Several nights ago my husband complained of chest pain. I was already in pajamas and drinking a glass of red wine, hoping to relax from the crazy confluence of health/caregiver/family events. My first thought was of course, HEART ATTACK. I calmly asked him to point to where it hurt, when he said, "Feel the right side, right near the....round thing; I can't remember the word." So, I felt his right nipple. "Here?" I asked. "No, it hurts on the other side, but be careful 'cause it really hurts if anything touches it." I had relaxed somewhat, thinking OK, NO HEART ATTACK, as I kept my left hand on his right breast and moved my right hand to his left, underneath the t-shirt he was wearing. "Ouch! That's where it hurts."
I had breast cancer almost 17 years ago, so I'm accustomed to doing self exams in the shower. I also remember all too well the surgeon who had me examine three rubber disembodied breasts with 1) benign and no lumps; 2) pea-sized hard lumps that could be malignant and 3) dense or fibrous breasts. What I felt on my husband were pea-sized hard lumps and surrounding swelling. He looked at me and asked what it was. I had a sip of wine and said, "I'm not a doctor, hon, but I'll call one you know in the morning, okay?" He still looked concerned, so I suggested, "How about some ice cream and cookies? You get in your pajamas and I'll get the ice cream." Instant positive reaction.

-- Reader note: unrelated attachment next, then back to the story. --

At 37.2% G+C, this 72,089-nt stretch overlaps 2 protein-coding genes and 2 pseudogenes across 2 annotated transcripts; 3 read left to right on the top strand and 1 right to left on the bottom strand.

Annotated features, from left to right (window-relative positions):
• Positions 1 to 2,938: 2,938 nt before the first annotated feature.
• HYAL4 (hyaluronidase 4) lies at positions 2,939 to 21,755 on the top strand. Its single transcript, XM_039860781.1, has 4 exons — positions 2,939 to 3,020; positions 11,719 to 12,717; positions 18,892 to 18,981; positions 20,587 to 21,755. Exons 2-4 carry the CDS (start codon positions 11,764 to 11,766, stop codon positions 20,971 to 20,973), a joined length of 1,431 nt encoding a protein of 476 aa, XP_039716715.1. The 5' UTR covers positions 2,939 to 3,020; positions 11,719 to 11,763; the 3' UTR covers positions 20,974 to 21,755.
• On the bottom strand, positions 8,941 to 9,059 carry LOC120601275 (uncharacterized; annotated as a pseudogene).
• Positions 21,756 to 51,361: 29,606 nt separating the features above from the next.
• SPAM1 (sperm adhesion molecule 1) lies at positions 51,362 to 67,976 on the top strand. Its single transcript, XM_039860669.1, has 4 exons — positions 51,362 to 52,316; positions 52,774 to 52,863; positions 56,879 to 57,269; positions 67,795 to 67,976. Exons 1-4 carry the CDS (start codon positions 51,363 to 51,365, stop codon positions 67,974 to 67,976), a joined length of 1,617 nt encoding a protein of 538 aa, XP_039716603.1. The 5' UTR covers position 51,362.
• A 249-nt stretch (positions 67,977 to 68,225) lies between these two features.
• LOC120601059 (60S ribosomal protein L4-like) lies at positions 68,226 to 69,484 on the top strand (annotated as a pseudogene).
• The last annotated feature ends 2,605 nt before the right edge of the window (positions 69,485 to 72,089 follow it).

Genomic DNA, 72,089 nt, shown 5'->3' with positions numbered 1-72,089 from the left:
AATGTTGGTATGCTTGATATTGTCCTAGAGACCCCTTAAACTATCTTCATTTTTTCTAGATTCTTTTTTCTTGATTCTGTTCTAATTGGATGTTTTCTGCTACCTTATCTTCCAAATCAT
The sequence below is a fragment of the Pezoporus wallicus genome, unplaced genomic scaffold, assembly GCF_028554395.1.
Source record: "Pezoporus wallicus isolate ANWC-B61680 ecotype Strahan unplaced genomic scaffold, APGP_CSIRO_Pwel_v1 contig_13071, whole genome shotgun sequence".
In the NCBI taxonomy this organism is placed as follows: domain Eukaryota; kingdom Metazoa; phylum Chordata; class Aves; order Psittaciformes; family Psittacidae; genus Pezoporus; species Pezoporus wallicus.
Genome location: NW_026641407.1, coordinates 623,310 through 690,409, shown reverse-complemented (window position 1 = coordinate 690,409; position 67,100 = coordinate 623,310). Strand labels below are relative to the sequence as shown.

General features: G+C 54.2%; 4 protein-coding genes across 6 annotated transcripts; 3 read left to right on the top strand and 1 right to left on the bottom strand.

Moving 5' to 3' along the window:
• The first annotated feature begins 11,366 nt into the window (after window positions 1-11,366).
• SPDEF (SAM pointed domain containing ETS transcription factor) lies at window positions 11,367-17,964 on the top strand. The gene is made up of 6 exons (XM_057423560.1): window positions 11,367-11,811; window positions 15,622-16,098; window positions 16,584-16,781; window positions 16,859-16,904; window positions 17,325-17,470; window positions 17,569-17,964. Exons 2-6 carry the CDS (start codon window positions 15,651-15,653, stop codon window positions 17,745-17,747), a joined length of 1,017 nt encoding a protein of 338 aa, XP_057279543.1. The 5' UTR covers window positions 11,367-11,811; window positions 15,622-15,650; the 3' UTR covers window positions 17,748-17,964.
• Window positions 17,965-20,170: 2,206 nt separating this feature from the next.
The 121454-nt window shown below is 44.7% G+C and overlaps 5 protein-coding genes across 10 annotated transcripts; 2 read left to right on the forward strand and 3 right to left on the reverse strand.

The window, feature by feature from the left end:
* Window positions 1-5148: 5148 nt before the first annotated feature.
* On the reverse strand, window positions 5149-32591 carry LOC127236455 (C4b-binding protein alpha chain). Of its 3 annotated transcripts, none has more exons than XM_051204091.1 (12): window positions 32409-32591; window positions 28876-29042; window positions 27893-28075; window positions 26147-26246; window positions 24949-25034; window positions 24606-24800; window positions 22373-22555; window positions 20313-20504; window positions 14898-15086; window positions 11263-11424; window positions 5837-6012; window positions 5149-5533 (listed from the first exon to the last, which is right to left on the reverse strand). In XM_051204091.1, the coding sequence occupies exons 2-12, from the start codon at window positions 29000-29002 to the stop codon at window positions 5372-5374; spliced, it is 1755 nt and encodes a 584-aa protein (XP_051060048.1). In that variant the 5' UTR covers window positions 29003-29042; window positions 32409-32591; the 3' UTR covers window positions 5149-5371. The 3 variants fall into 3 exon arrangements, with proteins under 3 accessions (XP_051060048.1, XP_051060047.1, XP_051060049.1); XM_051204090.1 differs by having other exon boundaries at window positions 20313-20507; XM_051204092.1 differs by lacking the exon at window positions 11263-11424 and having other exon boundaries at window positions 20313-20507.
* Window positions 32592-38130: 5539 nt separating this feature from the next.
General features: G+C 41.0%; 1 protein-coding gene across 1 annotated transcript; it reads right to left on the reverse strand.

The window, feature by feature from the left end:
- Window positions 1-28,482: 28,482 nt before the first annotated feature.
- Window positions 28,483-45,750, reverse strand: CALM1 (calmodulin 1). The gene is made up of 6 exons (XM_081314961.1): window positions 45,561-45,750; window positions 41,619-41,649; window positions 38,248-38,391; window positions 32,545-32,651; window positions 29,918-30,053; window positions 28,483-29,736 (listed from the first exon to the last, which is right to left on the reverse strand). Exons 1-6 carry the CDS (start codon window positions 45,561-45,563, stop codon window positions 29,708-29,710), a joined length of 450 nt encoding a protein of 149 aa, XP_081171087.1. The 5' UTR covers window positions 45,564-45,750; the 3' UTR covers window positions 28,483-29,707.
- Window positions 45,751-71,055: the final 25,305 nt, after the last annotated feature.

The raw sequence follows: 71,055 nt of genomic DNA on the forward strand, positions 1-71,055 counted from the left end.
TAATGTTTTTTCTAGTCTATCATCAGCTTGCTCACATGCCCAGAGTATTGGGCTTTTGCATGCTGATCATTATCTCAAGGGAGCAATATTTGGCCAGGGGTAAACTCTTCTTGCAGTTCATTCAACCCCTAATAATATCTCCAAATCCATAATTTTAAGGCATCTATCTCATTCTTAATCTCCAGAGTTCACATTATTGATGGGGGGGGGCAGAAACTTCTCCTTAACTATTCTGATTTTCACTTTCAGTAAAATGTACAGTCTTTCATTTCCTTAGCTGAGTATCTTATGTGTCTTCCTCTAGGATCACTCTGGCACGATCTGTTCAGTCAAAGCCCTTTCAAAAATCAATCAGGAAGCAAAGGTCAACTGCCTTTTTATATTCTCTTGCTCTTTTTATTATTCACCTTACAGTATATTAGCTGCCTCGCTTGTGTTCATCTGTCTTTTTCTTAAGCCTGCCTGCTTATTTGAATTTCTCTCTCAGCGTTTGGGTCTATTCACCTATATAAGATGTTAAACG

This is not the first time he has been unable to verbalize pain. From the look and feel of his breast, he's been in discomfort for weeks probably. New thing I need to remember to ask. He fell asleep after the ice cream, but woke me up several times, asking if it was time to go to the doctor. Much like a small child, his sense of time is immediate or distorted.
I called the doctor's office first thing Monday morning and I'll spare you the ridiculous details. Suffice it to say, I didn't get things straightened out until late Tuesday afternoon; was able to get an emergency visit squeezed in today because of two things: we are both NOT NEW PATIENTS and I explained he's got Alzheimer's and wasn't able to tell me that he's been in PAIN for several weeks. And so, the odd but hopefully happy ending, for now, is that because I'm in a clinical trial and my husband said PAIN, the doctor himself called to make sure it wasn't CHEST PAIN. We're scheduled to go to get mammograms and ultrasounds together next week. A first time for everything.